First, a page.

On Jan. 8, the Open Markets Institute announced the creation of a new academic advisory board to provide expertise for the D.C. think tank’s work in public policy. Among the 12 new board members is Professor Maurice Stucke.
Stucke is the Douglas A. Blaze Distinguished Professor of Law at UT, where he teaches a variety of courses surrounding economics and law. He is also the co-author of several books, including “Big Data and Competition Policy” and the upcoming “Competition Overdose: How Free Market Mythology Transformed Us from Citizen Kings to Market Servants.”
Stucke recounted how he came to meet Barry Lynn, the executive director of OMI, at a conference hosted by the American Antitrust Institute.
“The AAI was unique because it felt like it was trying to preserve robust antitrust enforcement in this wave of retrenchment,” Stucke said. “Barry comes into this audience and says, ‘You know, you’re the culprits. You’re allowing antitrust to die,’ and everyone’s like, ‘no, no we’re the defenders!’ I then met Barry at that conference, and then we continued talking through that.”
OMI was formerly a program of the influential think tank New America until Lynn -- then a senior fellow with the group -- issued a statement praising the EU for levying an unprecedented $2.7 billion fine against Google in 2017.
New America’s former chairman and longtime Google executive Eric Schmidt apparently made his displeasure known to Anne-Marie Slaughter, the president of New America at the time, and the two organizations promptly parted ways.
Since its founding in 1999, New America has received over $21 million from Google, Eric Schmidt and the Schmidt Family Foundation, according to reporting by “The New York Times" alleging that the move stemmed from pressure from Google.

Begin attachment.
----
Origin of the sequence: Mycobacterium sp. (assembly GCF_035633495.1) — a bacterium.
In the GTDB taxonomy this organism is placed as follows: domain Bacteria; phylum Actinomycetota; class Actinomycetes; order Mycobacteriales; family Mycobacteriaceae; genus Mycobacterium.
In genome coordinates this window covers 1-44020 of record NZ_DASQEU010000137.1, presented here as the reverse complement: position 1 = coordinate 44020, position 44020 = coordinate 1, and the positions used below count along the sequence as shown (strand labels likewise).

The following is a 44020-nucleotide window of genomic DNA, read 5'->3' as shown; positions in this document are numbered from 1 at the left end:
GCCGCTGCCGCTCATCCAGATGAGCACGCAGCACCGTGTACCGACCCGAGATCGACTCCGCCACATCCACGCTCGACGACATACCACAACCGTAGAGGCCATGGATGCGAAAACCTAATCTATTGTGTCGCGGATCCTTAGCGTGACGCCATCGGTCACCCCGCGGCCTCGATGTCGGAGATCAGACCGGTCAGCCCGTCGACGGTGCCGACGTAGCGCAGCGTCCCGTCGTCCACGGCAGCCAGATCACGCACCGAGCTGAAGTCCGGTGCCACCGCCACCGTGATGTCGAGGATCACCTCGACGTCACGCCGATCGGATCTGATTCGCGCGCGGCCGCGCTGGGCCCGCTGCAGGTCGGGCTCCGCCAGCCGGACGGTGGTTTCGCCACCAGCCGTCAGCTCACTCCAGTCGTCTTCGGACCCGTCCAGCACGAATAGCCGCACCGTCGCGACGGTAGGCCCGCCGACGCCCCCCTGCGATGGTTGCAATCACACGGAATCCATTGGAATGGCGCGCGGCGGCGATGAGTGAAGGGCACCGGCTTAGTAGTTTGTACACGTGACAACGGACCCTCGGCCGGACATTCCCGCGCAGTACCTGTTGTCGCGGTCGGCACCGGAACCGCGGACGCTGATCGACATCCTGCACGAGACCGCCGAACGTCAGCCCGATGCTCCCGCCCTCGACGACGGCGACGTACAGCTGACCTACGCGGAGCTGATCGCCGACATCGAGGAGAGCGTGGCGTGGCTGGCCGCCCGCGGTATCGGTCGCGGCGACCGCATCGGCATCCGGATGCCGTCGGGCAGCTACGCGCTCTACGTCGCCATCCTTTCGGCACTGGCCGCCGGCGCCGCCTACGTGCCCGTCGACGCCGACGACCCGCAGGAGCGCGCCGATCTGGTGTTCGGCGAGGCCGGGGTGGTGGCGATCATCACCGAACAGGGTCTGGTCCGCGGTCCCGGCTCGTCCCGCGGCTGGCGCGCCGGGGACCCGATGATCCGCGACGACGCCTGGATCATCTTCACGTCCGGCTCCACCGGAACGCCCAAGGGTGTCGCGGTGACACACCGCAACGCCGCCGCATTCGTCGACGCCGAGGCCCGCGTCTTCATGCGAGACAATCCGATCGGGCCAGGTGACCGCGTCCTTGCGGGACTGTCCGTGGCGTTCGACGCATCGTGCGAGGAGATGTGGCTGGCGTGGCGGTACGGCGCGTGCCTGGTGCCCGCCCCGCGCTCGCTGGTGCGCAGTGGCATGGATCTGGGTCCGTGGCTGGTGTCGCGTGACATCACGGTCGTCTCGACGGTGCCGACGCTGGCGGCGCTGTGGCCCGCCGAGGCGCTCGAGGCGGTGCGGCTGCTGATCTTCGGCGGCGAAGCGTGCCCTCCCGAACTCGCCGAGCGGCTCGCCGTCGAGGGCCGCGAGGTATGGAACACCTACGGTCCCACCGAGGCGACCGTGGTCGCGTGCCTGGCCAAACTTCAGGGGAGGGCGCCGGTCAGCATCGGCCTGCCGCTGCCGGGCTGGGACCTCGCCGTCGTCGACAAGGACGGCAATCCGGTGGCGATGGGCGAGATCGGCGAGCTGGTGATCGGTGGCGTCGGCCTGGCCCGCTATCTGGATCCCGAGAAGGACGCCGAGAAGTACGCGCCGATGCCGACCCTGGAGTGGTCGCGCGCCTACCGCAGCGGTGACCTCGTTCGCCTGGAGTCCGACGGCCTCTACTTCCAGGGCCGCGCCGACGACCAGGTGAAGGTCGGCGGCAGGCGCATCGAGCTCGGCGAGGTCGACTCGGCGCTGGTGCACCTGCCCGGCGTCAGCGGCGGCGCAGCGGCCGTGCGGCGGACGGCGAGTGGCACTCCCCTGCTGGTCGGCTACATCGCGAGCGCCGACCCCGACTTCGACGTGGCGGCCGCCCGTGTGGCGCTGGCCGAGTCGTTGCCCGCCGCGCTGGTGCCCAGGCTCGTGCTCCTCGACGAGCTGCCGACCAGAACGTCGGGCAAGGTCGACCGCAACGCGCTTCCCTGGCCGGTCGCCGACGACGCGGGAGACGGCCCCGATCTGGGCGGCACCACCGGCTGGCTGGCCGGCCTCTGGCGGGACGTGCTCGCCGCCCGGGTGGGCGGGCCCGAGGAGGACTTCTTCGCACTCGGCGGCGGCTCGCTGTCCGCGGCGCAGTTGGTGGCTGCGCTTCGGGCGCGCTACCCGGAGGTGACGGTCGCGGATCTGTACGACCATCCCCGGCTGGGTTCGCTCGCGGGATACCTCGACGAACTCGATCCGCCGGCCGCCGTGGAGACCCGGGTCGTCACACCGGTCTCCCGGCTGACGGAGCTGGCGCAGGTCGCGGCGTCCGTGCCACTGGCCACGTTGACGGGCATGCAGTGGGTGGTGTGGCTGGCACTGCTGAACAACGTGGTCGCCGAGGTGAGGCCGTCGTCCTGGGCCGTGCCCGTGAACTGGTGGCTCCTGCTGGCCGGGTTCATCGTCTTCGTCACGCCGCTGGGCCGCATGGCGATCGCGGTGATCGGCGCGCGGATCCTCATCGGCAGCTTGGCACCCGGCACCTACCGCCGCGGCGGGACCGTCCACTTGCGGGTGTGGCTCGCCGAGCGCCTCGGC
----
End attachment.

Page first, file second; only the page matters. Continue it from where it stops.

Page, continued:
Before he was a professor at UT, Stucke served as a prosecutor for the Department of Justice. He explained how the department would predict whether a potential merger would significantly lessen competition.
“One of the problems is: we never really went back to check to see if we got our prediction right or wrong,” Stucke said. “The weather person would know if they got the prediction wrong -- because it’s quite apparent if they said it was raining and the next day is sunny -- but it’s harder to know to what extent the agencies are predicting it correctly,” Stucke said.
According to Stucke, fellow OMI academic board member John Kwoka reviewed every merger retrospective that was ever done to determine how often the government was getting it wrong.
“What he found was on its own front troubling: that the agencies were getting them wrong, that there were a lot of mergers that were going through that were actually anticompetitive,” Stucke said. “So he wrote first an article about it, but then later a book, and then that has become an important work in and of its own right.”
Stucke’s students stated that part of his skill as an educator is his ability to engage with students.
Stucke’s former student Julia Hale, an associate at the Lewis Thomason law firm in Knoxville, said that Stucke’s use of the Socratic method made for highly informative classes.
“Professor Stucke is particularly skilled in that he will identify where a student’s reasoning is flawed, thus leading them to provide an inaccurate answer,” Hale said. “He will then quickly begin a thoughtful line of questioning that will encourage students to venture down a path towards a higher level of understanding regarding the topic at hand.”
Assistant Attorney General Jamison Tate Ball is also a former student of Stucke’s, and he is currently working under Tennessee Attorney General Herbert Slatery III. Ball said that Stucke inspired him to pursue a career in the Consumer Protection Division.
Slatery’s office is pursuing investigations into Facebook and Google as part of a multi-state effort led by New York state Attorney General Letitia James.
“I personally find it very rewarding and somewhat unbelievable to have the opportunity to work on the cutting edge of antitrust law in the Big Tech realm,” Ball said.
Stucke’s work in public policy throughout the past several decades continues to impact American government on a wide scale, as well as inspire those who are following in his footsteps.